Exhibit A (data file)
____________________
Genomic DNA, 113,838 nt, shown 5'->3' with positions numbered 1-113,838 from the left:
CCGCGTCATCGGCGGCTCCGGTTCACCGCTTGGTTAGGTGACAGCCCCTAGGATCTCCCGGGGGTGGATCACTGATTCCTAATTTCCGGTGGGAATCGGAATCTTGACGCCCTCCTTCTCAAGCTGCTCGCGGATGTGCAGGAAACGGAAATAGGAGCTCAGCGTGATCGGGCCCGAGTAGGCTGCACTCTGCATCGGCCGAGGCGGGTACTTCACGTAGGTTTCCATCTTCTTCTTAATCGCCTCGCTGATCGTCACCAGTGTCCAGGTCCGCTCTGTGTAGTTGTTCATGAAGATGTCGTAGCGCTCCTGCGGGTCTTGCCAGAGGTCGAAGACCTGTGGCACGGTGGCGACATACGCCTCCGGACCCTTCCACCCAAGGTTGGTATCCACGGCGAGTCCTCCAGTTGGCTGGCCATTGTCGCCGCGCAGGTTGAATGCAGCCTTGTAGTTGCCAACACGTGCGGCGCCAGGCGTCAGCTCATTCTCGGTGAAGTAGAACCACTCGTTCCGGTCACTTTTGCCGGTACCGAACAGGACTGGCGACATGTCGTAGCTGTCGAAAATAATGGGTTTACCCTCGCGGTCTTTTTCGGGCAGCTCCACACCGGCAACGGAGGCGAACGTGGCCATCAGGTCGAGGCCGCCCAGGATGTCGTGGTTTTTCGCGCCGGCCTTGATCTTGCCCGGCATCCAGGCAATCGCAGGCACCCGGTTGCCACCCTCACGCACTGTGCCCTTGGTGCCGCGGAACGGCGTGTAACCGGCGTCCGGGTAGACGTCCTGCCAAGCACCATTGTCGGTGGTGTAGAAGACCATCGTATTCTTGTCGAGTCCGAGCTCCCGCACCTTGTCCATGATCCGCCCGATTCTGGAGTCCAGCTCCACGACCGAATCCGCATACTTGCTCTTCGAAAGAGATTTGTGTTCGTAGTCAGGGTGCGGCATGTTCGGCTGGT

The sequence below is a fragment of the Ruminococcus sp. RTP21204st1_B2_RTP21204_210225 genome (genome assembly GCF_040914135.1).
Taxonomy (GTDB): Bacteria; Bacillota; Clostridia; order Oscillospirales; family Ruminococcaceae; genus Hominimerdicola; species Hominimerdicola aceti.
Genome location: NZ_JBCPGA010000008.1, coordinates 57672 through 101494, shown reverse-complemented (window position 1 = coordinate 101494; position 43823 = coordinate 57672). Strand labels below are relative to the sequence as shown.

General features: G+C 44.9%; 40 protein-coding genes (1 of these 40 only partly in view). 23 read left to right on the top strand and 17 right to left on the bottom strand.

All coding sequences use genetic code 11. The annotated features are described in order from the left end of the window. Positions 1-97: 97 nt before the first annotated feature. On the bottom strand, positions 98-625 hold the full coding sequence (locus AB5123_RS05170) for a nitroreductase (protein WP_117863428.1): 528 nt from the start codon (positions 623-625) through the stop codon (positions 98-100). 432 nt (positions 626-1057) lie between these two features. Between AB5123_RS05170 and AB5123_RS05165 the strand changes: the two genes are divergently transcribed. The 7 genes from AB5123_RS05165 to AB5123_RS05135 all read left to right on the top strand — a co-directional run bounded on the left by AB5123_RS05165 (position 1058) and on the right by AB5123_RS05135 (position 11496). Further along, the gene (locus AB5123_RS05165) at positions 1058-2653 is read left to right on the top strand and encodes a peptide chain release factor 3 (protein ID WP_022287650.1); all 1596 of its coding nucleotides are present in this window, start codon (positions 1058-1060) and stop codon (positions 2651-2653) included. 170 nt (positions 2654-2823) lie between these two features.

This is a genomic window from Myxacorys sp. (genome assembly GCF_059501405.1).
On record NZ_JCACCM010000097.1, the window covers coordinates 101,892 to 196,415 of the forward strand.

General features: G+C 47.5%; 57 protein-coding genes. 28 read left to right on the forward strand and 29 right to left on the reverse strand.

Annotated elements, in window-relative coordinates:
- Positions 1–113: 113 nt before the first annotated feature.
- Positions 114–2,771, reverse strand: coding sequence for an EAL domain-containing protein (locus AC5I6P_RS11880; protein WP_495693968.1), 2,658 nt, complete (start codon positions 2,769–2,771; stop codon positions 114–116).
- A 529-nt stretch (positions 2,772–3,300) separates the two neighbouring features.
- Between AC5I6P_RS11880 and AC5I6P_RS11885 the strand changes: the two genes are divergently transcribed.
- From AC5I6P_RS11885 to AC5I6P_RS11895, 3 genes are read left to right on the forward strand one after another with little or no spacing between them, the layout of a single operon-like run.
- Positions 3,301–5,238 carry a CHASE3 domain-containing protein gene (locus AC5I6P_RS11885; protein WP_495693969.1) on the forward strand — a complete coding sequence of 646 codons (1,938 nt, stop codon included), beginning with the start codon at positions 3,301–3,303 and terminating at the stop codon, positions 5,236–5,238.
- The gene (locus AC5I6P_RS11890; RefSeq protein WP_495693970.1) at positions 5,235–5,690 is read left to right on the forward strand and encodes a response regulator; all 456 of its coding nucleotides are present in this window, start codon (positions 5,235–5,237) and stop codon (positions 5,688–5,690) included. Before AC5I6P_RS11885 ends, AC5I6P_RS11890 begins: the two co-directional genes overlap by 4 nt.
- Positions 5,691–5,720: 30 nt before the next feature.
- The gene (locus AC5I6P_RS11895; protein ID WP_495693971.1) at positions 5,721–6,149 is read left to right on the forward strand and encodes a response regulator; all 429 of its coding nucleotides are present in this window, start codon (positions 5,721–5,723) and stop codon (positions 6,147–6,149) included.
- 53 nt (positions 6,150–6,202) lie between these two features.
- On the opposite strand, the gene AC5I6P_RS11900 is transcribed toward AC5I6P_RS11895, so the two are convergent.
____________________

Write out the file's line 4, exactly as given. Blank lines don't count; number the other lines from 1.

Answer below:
Taxonomy (GTDB): Bacteria; Bacillota; Clostridia; order Oscillospirales; family Ruminococcaceae; genus Hominimerdicola; species Hominimerdicola aceti.